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About Alpacas

Hey, I'm an Alpaca!What are Alpacas?
From The Alpaca (Vicugna pacos) is a domesticated breed of South American camel-like ungulates, derived from the wild vicuña. It resembles a sheep in appearance, but is larger and has a long erect neck.

Alpacas are kept in herds that graze on the level heights of the Andes of southern Peru, northern Bolivia, and northern Chile at an altitude of 3500 to 5000 meters above sea-level, throughout the year. Alpacas are considerably smaller than llamas and unlike them are not used as beasts of burden but are valued only for their fiber (wool), used for making blankets, sweaters, hats, gloves, scarfs, a wide variety of textiles and ponchos in South America, and sweaters, blankets, socks and coats in other parts of the world. The fiber comes in more than 22 natural colours. Alpacas and llamas differ in that llamas have banana shaped ears and long tails and alpacas have straght ears and stubby tails.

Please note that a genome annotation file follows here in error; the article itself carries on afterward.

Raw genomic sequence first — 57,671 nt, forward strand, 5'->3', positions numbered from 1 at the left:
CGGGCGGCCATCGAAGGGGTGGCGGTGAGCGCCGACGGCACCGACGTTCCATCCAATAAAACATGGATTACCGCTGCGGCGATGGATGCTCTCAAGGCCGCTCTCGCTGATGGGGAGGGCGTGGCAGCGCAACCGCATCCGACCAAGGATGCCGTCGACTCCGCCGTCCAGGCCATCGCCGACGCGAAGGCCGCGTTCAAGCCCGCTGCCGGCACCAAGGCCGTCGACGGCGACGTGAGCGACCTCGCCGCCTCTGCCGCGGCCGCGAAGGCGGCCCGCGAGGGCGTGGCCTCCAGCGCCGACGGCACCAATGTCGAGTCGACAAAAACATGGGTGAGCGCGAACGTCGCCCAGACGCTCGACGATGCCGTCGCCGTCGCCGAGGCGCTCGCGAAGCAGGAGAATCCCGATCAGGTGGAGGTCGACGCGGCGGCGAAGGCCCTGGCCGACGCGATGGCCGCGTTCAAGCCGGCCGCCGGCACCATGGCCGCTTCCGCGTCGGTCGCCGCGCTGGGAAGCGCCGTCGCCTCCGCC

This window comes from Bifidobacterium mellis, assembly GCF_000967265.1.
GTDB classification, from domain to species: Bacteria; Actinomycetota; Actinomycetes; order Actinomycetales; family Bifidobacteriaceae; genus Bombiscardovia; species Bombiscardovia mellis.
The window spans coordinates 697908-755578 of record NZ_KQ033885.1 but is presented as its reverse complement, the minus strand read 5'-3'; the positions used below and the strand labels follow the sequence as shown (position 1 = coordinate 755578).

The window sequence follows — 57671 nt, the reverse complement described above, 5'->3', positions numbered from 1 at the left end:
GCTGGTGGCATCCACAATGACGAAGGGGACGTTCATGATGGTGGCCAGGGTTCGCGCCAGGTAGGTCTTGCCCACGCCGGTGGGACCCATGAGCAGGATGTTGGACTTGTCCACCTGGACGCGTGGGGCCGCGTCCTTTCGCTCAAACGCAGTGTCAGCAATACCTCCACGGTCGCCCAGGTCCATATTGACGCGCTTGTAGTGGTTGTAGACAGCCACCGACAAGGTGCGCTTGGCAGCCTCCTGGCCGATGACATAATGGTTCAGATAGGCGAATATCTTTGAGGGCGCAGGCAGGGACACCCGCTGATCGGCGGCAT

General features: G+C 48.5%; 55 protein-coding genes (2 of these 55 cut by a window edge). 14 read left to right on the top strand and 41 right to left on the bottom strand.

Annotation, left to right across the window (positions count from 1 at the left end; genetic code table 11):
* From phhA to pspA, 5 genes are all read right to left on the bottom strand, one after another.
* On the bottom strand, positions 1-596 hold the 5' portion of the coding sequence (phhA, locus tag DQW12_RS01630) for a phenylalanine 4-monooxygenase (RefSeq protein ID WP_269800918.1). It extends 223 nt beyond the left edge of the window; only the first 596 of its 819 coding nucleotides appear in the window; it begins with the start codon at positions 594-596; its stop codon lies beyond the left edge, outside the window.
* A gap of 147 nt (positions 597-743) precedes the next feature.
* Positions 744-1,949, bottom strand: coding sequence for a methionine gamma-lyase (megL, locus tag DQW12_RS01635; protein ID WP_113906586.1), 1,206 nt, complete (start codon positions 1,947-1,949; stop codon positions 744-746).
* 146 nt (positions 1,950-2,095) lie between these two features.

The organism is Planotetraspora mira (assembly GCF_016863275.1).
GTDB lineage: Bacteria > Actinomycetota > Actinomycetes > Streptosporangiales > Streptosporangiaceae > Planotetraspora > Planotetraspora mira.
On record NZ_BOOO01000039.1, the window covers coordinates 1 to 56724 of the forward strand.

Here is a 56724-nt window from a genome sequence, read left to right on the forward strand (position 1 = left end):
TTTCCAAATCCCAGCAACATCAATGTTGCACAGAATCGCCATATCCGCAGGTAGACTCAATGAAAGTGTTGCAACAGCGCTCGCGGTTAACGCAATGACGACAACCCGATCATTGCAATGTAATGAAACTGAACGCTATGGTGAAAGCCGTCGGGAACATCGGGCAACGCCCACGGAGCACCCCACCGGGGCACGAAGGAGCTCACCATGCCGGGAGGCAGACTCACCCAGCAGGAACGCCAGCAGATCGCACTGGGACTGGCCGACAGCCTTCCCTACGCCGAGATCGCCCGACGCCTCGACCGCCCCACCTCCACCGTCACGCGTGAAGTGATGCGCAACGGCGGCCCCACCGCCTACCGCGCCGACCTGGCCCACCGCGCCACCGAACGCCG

In the textile industry, "alpaca" primarily refers to the hair of Peruvian alpaca, but more broadly it refers to a style of fabric originally made from alpaca hair but now often made from similar fibers, such as mohair, Icelandic sheep wool, or even high-quality English wool. In trade, distinctions are made between alpacas and the several styles of mohair and lustre. However, as far as the general purchaser is concerned, little or no distinction is made.